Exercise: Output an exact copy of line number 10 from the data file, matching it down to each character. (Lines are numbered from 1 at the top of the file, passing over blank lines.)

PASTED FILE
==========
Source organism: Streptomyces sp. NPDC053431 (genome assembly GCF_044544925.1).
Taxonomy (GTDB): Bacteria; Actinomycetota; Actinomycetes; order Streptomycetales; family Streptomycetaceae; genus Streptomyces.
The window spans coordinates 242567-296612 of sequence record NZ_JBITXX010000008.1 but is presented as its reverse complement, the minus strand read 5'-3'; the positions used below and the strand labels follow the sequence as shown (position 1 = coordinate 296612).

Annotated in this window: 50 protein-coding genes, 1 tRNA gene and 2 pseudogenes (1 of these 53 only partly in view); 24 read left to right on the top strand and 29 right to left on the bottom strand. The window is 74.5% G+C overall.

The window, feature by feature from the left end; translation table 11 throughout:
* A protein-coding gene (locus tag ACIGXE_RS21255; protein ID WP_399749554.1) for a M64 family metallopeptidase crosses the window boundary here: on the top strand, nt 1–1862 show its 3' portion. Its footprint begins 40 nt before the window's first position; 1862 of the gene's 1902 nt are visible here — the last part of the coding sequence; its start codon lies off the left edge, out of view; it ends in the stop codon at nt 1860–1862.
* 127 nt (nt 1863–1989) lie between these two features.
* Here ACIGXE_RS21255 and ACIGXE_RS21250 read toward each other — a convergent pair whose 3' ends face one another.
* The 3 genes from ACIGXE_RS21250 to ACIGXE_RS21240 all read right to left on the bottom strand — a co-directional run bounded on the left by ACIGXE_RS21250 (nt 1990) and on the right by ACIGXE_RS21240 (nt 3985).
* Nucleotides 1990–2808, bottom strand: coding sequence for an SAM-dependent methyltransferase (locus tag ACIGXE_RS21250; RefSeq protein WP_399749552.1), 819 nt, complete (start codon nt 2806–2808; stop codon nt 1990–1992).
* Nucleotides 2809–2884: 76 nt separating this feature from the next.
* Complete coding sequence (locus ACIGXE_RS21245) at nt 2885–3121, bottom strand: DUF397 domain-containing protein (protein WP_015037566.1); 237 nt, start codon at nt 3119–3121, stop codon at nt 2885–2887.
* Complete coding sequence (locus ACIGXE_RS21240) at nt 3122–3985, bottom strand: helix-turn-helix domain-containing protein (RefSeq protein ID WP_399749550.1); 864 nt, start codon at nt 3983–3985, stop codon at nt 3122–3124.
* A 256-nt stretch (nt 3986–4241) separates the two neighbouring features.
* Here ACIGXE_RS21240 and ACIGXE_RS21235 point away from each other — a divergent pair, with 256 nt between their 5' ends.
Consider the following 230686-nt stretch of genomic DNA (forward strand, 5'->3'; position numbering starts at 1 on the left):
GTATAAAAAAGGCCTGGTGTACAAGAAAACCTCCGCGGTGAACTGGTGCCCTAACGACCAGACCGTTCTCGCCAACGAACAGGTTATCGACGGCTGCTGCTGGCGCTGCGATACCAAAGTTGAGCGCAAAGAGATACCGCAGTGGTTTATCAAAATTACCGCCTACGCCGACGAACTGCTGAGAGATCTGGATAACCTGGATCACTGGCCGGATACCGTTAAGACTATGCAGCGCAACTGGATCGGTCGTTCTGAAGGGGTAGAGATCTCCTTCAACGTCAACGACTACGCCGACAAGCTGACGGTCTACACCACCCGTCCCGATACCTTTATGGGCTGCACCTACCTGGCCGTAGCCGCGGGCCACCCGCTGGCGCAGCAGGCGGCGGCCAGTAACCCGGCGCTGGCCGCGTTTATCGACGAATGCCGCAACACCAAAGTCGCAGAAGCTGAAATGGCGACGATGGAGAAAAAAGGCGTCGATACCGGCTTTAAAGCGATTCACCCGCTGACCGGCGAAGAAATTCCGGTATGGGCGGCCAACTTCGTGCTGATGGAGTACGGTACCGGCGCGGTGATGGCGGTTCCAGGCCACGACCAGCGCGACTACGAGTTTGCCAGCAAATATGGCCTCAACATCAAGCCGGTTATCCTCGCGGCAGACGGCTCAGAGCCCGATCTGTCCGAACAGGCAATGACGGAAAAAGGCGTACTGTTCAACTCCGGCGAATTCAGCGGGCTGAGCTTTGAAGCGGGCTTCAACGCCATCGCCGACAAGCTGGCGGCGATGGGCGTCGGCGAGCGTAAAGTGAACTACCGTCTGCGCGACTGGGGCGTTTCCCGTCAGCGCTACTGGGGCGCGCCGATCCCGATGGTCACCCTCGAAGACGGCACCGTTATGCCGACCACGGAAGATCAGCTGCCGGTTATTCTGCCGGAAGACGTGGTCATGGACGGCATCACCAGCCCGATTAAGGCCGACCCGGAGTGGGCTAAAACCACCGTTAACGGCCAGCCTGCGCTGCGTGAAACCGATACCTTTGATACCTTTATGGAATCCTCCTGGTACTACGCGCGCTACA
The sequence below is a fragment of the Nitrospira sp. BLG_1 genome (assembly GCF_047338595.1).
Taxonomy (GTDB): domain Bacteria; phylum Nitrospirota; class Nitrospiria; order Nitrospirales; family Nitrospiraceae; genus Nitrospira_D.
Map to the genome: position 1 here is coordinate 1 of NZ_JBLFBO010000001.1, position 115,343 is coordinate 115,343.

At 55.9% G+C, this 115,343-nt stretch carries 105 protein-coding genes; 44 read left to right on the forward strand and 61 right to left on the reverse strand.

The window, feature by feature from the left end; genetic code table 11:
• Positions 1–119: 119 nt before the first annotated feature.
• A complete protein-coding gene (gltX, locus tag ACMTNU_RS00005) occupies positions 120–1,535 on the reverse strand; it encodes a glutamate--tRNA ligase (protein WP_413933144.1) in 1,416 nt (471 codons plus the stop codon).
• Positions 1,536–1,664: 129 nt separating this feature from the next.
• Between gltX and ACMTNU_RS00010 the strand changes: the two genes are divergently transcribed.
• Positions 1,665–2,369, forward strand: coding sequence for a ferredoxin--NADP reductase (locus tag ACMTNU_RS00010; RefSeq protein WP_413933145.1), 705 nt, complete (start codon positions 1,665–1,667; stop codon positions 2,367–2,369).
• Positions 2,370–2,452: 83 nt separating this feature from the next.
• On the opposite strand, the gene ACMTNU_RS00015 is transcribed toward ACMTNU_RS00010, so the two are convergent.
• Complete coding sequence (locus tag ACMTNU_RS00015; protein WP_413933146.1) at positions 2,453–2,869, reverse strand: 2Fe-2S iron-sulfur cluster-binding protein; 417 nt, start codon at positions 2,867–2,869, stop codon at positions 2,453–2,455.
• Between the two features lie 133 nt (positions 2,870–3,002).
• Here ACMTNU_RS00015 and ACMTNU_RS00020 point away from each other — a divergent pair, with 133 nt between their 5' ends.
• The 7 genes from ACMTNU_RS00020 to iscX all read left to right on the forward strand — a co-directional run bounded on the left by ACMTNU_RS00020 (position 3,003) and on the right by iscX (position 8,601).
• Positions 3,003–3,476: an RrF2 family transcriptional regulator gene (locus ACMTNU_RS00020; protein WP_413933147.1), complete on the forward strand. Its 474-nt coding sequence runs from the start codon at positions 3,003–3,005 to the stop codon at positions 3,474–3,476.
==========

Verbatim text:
* Nucleotides 1990–2808, bottom strand: coding sequence for an SAM-dependent methyltransferase (locus tag ACIGXE_RS21250; RefSeq protein WP_399749552.1), 819 nt, complete (start codon nt 2806–2808; stop codon nt 1990–1992).